By Mike Steffanos
Whether you like Daniel Murphy, as I do, or not, his 2009 season has inarguably been a disappointment. The Post's Joel Sherman went as far as identifying Murphy as "one of the key faces of the Mets' failure in 2009", but that strikes me as just hyperbole.
In my last post I pointed out that the Mets had an astonishing 23.5 million dollars invested in 3 reliever this season. A hallmark of the Minaya era has been to throw a lot of the Wilpon's surviving fortune at problems, and I thought a LF platoon of Murphy and Tatis had a reasonable shot of plugging that hole at an economical cost.
It didn't work, of course, but if the Mets hadn't suffered so many injuries it was a situation that could have been repaired in-season. Murphy was hardly a key face of the Mets' failure, he was just a kid who struggled in his sophomore season.
The big question, really, is what role -- if any -- Murphy has going forward. Certainly most teams would look for more power from their first baseman than Murphy would seem to likely to provide going forward.
However, Murphy has provided some hope in this regard since the All Star Break. After posting a .248/.314/.364 batting line during the first half with 11 doubles, one triple and 5 HR in 242 AB, Murphy has upped his second half production to .285/.313/.490 while slugging 25 doubles, 3 triples and 6 HR in 239 AB.
While the above numbers show some solid improvement, there is one that I find to be a concern. Despite a 37 point jump in Batting Average and a big 126 point improvement in his Slugging Percentage, Murphy's On Base Percentage has actually dropped a point in the second half.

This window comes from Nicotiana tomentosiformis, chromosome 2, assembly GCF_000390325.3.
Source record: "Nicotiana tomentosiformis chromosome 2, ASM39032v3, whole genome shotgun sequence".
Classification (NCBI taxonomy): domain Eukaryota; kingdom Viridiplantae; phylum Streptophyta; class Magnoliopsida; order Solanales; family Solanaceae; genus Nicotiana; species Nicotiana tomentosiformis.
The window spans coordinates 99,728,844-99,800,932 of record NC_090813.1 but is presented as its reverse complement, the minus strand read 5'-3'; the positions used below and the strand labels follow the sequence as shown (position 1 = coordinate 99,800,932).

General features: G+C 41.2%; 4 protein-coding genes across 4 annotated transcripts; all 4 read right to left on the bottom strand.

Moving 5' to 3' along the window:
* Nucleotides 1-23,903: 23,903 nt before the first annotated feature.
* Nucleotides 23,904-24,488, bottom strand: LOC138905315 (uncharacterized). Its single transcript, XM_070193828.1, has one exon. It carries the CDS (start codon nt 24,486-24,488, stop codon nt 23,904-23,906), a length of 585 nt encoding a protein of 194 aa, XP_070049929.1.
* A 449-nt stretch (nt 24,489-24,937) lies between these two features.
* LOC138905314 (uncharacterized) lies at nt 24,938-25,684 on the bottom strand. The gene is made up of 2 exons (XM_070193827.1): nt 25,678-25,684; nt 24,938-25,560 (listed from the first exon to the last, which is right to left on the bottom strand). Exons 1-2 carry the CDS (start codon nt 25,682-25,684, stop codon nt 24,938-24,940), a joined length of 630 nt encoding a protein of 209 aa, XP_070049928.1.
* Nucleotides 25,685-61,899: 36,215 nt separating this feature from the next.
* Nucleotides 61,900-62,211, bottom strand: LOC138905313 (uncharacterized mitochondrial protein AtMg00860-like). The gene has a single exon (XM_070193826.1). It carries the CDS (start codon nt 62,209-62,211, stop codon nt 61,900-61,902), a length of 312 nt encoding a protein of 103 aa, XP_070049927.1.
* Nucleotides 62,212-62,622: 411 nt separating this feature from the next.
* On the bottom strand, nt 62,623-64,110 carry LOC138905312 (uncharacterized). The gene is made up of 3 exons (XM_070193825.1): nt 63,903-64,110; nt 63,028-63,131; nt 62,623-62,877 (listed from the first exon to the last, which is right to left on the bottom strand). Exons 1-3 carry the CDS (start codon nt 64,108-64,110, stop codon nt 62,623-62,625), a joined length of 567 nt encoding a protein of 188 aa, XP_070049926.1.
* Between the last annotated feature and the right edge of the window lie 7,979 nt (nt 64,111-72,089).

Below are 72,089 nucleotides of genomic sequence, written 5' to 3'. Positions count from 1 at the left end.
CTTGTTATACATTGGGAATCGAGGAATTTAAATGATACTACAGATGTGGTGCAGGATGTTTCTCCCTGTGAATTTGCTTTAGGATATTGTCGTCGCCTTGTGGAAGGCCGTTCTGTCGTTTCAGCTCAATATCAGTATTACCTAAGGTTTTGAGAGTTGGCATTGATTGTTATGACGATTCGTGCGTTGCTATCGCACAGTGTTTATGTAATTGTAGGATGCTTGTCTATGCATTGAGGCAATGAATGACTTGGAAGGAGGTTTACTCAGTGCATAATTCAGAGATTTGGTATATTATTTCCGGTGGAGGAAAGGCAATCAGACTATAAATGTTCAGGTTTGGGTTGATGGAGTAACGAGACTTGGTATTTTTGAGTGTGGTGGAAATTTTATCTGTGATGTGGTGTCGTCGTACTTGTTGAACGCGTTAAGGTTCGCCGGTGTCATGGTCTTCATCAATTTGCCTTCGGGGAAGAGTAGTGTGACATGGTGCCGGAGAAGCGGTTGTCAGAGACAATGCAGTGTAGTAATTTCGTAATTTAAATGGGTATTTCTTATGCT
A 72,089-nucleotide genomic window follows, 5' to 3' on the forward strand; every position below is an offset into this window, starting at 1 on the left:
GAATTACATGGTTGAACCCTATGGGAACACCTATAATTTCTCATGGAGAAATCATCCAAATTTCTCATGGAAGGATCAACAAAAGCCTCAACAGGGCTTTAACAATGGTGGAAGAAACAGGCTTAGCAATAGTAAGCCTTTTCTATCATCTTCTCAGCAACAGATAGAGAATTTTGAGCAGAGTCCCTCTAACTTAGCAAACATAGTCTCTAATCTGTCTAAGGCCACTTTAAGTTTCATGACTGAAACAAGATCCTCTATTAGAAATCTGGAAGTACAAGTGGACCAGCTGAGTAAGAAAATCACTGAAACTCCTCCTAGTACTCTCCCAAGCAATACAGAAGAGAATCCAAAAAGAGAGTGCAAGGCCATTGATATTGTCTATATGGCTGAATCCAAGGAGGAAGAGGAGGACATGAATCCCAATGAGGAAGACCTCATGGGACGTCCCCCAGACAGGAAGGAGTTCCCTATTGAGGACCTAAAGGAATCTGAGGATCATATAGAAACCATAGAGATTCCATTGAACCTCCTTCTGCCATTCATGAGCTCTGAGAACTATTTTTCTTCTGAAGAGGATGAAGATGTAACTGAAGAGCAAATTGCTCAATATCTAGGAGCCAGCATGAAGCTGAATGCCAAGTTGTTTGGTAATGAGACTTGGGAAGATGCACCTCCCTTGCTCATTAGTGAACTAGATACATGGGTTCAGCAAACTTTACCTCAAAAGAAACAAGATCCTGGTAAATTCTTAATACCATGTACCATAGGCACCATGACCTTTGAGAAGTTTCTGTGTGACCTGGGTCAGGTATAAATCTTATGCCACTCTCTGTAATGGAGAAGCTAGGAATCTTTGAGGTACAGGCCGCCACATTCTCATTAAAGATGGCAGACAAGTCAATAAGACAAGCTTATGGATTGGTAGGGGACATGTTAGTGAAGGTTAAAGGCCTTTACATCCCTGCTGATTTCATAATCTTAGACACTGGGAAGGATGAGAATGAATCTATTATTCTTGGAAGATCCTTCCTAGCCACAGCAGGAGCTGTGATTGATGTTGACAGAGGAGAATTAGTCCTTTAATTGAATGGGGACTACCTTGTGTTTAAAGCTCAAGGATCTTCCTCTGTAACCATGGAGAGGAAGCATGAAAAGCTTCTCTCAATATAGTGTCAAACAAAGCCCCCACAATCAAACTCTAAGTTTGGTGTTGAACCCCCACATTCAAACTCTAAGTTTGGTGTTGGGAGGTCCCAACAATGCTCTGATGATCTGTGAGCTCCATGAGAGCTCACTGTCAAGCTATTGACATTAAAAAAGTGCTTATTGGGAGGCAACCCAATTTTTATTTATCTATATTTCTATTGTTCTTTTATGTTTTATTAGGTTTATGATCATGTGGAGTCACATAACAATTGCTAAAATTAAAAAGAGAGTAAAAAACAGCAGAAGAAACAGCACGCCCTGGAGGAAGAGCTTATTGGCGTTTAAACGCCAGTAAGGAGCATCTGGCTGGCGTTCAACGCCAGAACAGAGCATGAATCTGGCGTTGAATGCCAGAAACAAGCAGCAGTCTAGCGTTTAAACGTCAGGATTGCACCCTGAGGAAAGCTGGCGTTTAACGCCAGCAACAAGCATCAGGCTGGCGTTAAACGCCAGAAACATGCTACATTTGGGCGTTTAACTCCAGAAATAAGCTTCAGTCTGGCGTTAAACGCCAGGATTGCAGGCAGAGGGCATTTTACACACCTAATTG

Murphy's walk total has dropped precipitously since July, and that frankly concerns me despite the other improvement. Murphy's month-by-month walk totals are below:
It is certainly welcome that Murphy hit .292 in August and .301 so far in September. You have to love the 27 extra base hits in those 2 months. Even so, the decline in walks is stark and somewhat troublesome. To put Murphy's four walks in August and September into perspective, they are less than half of the number (9) that Jeff Francoeur amassed in that same time frame.
A good part of the impression that Murphy made on all of us last year and the first month of this one was the patient approach and willingness to work a pitcher. According to the Hardball Times he averaged 4.3 pitches per plate appearance in 2008, but that has dropped to 3.8 this year. Monthly numbers are not available, but I'm willing to bet that he's looking at a lot fewer pitches these last couple of months.
I do understand that there was a need for him to learn to be more aggressive, particularly on inside pitches; however, employing an approach that is even less patient than Francoeur's would hardly seem a blueprint for continued success.
I like to keep in mind that this kid is only 24 years old and still has time to figure it out. Still, I think this sharp decline in walks bears watching going forward.
Time will tell whether Murphy can incorporate the approach that has provided much more extra base power with some of the patience that seems to have gone by the wayside. Murphy is never going to be a 35 HR hitter, so it would seem to me getting on base will be an important factor in his future value as an offensive player.